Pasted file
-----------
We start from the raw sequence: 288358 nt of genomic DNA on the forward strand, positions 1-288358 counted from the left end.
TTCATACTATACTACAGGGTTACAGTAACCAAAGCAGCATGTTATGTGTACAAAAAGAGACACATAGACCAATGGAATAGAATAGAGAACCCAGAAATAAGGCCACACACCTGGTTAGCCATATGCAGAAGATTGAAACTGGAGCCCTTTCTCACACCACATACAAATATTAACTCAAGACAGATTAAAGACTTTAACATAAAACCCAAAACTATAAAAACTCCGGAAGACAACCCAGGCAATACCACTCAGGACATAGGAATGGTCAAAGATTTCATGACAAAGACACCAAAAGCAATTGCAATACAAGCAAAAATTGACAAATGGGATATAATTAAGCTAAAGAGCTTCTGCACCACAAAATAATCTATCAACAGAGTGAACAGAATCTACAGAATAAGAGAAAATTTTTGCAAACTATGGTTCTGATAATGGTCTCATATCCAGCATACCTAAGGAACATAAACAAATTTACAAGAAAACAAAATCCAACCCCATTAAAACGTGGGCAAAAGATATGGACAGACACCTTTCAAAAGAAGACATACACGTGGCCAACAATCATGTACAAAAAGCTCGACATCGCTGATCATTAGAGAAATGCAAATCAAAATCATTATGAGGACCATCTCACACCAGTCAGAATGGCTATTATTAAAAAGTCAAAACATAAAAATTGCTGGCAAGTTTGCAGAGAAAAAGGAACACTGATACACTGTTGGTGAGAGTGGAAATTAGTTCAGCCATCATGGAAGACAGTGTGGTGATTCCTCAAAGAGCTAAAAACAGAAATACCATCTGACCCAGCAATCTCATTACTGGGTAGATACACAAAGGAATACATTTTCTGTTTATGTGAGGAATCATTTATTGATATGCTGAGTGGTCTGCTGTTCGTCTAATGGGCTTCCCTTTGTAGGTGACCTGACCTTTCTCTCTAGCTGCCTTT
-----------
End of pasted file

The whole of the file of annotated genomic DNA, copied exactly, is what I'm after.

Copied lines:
We start from the raw sequence: 288358 nt of genomic DNA on the forward strand, positions 1-288358 counted from the left end.
TTCATACTATACTACAGGGTTACAGTAACCAAAGCAGCATGTTATGTGTACAAAAAGAGACACATAGACCAATGGAATAGAATAGAGAACCCAGAAATAAGGCCACACACCTGGTTAGCCATATGCAGAAGATTGAAACTGGAGCCCTTTCTCACACCACATACAAATATTAACTCAAGACAGATTAAAGACTTTAACATAAAACCCAAAACTATAAAAACTCCGGAAGACAACCCAGGCAATACCACTCAGGACATAGGAATGGTCAAAGATTTCATGACAAAGACACCAAAAGCAATTGCAATACAAGCAAAAATTGACAAATGGGATATAATTAAGCTAAAGAGCTTCTGCACCACAAAATAATCTATCAACAGAGTGAACAGAATCTACAGAATAAGAGAAAATTTTTGCAAACTATGGTTCTGATAATGGTCTCATATCCAGCATACCTAAGGAACATAAACAAATTTACAAGAAAACAAAATCCAACCCCATTAAAACGTGGGCAAAAGATATGGACAGACACCTTTCAAAAGAAGACATACACGTGGCCAACAATCATGTACAAAAAGCTCGACATCGCTGATCATTAGAGAAATGCAAATCAAAATCATTATGAGGACCATCTCACACCAGTCAGAATGGCTATTATTAAAAAGTCAAAACATAAAAATTGCTGGCAAGTTTGCAGAGAAAAAGGAACACTGATACACTGTTGGTGAGAGTGGAAATTAGTTCAGCCATCATGGAAGACAGTGTGGTGATTCCTCAAAGAGCTAAAAACAGAAATACCATCTGACCCAGCAATCTCATTACTGGGTAGATACACAAAGGAATACATTTTCTGTTTATGTGAGGAATCATTTATTGATATGCTGAGTGGTCTGCTGTTCGTCTAATGGGCTTCCCTTTGTAGGTGACCTGACCTTTCTCTCTAGCTGCCTTT